Even after nine full years at the helm, Ucluelet Elementary School principal Jennifer Adamson’s enthusiasm for her job hasn’t faded.
In preparation for the upcoming scholastic year, the passionate educator has commissioned several home improvements to her little person campus. The bathrooms have been retiled, there’s a brand new water-fountain, the antiquated security system has been replaced, and the StrongStart program has moved to the other end of the hall to classroom 136.
“Parents can zip around to the undercover area and leave their strollers there,” Adamson said. “The new space is also closer to the washrooms and the gym.”
In terms of course curriculum, she told the Westerly that more students will have access to French next year, a partnership with Ucluelet Aquarium has been renewed for oceanography, and students can expect more “place based” learning in their Nuu-chah-nulth studies.
“The kids will be out on the land with our Nuu-chah-nulth education worker and elders when we can get them. They’ll have whatever is seasonally appropriate. In the spring and fall it’s going to be berry picking and looking at the salmon run and learning the Nuu-chah-nulth words and the culture for that place,” she said.
“Every class will have one field trip per month is my vision. That will take the place of weekly in class language lessons. I think it will be more meaningful and more engaging; they’ll actually have salmon in their hands. I think it will sink in deeper as they’ll be using all their senses.”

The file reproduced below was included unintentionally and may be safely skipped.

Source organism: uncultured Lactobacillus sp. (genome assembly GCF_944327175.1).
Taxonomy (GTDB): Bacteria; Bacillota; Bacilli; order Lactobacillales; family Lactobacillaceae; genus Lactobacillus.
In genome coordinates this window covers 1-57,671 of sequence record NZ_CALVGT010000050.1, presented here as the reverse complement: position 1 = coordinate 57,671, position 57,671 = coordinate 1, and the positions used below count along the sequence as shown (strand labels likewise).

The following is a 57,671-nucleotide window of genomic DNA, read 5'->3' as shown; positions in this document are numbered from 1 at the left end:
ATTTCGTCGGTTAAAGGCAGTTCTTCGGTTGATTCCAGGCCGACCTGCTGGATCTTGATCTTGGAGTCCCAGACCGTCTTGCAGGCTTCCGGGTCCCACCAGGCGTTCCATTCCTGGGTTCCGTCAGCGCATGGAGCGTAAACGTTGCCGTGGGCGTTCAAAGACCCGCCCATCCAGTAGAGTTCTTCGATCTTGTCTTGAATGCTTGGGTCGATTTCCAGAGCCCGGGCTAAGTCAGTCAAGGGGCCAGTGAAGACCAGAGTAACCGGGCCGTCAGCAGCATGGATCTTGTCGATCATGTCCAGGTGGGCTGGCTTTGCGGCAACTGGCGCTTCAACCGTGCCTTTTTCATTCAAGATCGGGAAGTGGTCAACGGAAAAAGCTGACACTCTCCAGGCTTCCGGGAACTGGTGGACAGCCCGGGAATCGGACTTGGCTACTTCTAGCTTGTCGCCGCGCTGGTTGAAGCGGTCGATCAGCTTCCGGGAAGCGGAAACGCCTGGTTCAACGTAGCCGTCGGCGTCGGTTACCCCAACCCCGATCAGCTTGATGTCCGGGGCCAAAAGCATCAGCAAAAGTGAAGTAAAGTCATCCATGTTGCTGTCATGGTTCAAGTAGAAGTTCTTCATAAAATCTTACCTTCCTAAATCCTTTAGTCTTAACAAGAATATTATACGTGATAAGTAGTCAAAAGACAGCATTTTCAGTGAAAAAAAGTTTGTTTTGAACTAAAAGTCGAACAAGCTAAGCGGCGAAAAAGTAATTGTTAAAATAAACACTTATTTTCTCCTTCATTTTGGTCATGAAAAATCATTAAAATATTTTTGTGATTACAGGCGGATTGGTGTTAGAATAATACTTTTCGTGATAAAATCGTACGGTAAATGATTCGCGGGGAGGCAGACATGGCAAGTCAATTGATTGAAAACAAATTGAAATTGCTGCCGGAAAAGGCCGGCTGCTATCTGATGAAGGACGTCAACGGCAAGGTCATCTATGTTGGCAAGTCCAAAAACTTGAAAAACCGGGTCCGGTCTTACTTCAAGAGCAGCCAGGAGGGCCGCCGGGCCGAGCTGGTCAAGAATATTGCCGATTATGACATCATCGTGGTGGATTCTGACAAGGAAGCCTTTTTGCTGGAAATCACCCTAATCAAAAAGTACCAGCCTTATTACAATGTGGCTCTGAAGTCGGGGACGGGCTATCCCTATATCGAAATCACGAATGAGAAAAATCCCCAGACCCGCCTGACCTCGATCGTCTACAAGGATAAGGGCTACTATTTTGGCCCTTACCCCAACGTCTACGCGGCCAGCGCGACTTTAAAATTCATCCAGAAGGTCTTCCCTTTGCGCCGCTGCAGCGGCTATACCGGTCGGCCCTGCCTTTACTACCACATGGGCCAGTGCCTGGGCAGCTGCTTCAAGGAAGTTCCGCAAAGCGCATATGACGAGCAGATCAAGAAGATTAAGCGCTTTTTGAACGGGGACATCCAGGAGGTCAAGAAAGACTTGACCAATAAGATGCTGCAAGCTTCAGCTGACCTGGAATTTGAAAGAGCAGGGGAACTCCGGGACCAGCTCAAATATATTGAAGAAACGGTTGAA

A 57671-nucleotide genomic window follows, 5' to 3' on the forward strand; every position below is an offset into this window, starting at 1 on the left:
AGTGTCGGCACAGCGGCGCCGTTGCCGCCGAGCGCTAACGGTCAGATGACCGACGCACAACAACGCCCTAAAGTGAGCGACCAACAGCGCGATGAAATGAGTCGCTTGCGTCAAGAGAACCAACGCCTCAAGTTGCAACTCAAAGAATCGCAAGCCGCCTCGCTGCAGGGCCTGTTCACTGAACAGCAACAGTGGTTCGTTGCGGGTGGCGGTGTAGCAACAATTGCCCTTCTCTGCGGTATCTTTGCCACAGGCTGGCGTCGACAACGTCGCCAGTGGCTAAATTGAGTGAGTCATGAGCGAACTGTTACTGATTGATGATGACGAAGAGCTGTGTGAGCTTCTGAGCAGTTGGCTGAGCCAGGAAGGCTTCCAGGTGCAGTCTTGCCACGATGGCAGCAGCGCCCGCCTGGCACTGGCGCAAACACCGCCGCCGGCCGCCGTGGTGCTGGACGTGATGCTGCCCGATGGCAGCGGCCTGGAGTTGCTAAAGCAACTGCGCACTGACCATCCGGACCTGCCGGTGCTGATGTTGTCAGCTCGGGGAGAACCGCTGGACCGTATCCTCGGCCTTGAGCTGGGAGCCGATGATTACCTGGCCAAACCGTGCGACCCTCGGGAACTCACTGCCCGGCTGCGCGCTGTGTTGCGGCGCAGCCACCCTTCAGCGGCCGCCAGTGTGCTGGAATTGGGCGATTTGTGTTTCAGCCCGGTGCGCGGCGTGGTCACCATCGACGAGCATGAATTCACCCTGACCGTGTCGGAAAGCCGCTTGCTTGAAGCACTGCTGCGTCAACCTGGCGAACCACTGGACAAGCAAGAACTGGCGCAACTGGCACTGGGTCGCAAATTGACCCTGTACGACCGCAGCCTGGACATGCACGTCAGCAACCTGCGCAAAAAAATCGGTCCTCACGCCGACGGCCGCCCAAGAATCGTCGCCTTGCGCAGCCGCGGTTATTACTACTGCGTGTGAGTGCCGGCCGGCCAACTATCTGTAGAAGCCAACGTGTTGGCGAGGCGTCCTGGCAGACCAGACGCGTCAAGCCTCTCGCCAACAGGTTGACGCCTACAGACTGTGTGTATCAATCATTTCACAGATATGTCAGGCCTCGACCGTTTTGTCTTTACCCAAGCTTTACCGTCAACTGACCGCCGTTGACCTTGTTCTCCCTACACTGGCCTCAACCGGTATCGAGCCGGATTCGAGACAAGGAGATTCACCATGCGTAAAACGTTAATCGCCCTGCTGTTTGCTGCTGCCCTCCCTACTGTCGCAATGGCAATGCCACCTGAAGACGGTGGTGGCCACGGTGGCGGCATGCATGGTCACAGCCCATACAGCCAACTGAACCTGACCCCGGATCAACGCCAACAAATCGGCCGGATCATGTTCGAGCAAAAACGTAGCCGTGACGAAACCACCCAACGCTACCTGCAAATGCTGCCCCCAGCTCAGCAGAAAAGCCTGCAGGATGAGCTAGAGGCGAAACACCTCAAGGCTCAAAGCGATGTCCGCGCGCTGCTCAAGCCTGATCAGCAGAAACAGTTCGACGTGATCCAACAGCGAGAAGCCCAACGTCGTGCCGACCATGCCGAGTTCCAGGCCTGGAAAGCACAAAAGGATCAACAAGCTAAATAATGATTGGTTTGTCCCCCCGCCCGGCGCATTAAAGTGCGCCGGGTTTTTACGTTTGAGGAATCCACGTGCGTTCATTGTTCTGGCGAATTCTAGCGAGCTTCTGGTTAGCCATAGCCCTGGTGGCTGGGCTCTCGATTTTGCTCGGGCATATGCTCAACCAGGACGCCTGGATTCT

Adamson said that parents can also expect to receive regular updates about their young scholars via text, email or by following their instructors blog.
Wickaninnish Community School principal Drew Ryan reinforced the refreshed teacher-parent reporting program, stating that “snapshots of learning” will be generated on a weekly, monthly or even daily basis, depending on the comfort zone of the teacher.
“It’s going to be as instant as possible,” he said. “It’s a nice way to connect quickly and in a meaningful way. Families will be very much involved with the learning process.”
Students at WCS can also look forward to making good use out of two new roving laptop carts stacked with 30 laptops a piece.
As the long summer days wane and the school calendar returns, both Adamson and Ryan encouraged parents to get their children back into a healthy sleeping routine.
“Sleep is the most important thing. Start with those sleep routines early and get into the reading before bedtime if they haven’t been doing that. That’s one of our routines. Kids should always be reading half an hour before bed or in the evening,” said Adamson.
The principal said going to sleep before 9 p.m. or at 9 p.m. is best.